Gladys Shepard Pendleton Women’s Physical Education Center
Pendleton Center was funded in part by a federal grant under the Higher Education Facilities Act that required the College to raise two-thirds of the estimated cost of the building (approximately $500,000). This was accomplished with a large gift from Mr. and Mrs. Morris B. Pendleton '22 and a number of smaller donations by alumni. The second Renwick Gymnasium, originally built as barracks during World War I, had served for years as the women’s physical education facility. The student body had more than doubled during these years, and this fact, added to the decrepit state of Renwick, only intensified the need for new facilities. The Pendleton Center contained 12,000 square feet of space, including offices, a 3,800-square-foot dance studio, teaching spaces, dressing rooms and a multi-purpose room. Of particular note was the dance studio. Marking the southern edge of campus, its Japanese-inspired, wing-like roof echoed the grace and rhythms of the human movement it contained. The building is used today as the home of the Dance Department.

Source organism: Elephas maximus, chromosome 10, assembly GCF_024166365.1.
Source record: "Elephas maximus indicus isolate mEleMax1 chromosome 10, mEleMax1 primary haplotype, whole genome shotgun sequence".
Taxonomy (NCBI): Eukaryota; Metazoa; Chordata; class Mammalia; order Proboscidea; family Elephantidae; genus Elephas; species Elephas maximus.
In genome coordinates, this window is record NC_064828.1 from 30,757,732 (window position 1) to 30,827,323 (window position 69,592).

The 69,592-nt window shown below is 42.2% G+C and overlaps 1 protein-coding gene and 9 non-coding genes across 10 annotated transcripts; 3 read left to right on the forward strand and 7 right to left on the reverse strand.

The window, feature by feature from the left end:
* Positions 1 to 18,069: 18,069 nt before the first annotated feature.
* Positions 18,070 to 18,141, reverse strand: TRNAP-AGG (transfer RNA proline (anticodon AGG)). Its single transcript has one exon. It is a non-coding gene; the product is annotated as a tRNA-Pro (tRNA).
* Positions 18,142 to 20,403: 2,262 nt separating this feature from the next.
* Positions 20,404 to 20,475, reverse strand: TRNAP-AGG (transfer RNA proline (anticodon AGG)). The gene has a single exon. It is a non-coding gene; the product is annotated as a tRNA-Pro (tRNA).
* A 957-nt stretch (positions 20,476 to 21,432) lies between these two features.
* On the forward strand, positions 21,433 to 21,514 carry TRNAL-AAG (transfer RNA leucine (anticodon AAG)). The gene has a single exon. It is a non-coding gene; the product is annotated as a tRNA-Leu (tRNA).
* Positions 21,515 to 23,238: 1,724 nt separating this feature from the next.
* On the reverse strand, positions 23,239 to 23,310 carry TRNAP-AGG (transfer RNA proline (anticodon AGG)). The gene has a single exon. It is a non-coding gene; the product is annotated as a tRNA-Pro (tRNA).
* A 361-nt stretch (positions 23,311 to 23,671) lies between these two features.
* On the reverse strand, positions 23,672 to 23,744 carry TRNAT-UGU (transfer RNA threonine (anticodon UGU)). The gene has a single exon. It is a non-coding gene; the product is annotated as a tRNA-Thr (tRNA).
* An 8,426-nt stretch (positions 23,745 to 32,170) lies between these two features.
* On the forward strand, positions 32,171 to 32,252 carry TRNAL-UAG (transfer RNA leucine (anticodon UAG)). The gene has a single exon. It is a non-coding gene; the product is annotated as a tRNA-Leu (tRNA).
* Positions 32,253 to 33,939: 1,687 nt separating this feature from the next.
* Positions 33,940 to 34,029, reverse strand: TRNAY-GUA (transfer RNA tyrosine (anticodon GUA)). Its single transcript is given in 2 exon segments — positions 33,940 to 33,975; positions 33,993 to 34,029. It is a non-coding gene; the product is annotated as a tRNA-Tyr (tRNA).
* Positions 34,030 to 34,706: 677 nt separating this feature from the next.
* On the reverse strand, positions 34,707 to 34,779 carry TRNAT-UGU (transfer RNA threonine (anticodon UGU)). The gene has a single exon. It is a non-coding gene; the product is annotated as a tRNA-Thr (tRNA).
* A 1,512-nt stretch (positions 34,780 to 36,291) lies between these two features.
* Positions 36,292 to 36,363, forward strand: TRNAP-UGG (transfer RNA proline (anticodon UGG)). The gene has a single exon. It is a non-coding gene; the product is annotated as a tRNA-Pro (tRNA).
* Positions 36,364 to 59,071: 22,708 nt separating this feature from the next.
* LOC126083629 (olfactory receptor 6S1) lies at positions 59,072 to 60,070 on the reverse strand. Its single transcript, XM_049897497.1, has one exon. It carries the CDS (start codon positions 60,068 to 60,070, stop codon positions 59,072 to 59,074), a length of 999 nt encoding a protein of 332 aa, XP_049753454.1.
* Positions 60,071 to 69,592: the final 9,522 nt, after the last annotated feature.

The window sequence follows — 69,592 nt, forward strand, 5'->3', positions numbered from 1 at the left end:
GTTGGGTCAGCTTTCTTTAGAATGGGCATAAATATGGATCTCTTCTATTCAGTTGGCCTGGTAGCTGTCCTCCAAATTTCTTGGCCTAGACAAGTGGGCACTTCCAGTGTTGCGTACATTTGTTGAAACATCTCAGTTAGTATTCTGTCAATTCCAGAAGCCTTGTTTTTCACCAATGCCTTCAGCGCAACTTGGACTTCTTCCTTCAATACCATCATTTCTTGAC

Dedicated in 1970, Lyon Garden was named for Carolyn Bartel (Mrs. E. Wilson) Lyon, wife of Pomona’s sixth president. It features several sculptures, including a fountain sculpture titled Joie de Vie, by Robert I. Russin, added in 1973.
Turmoil and "Renaissance"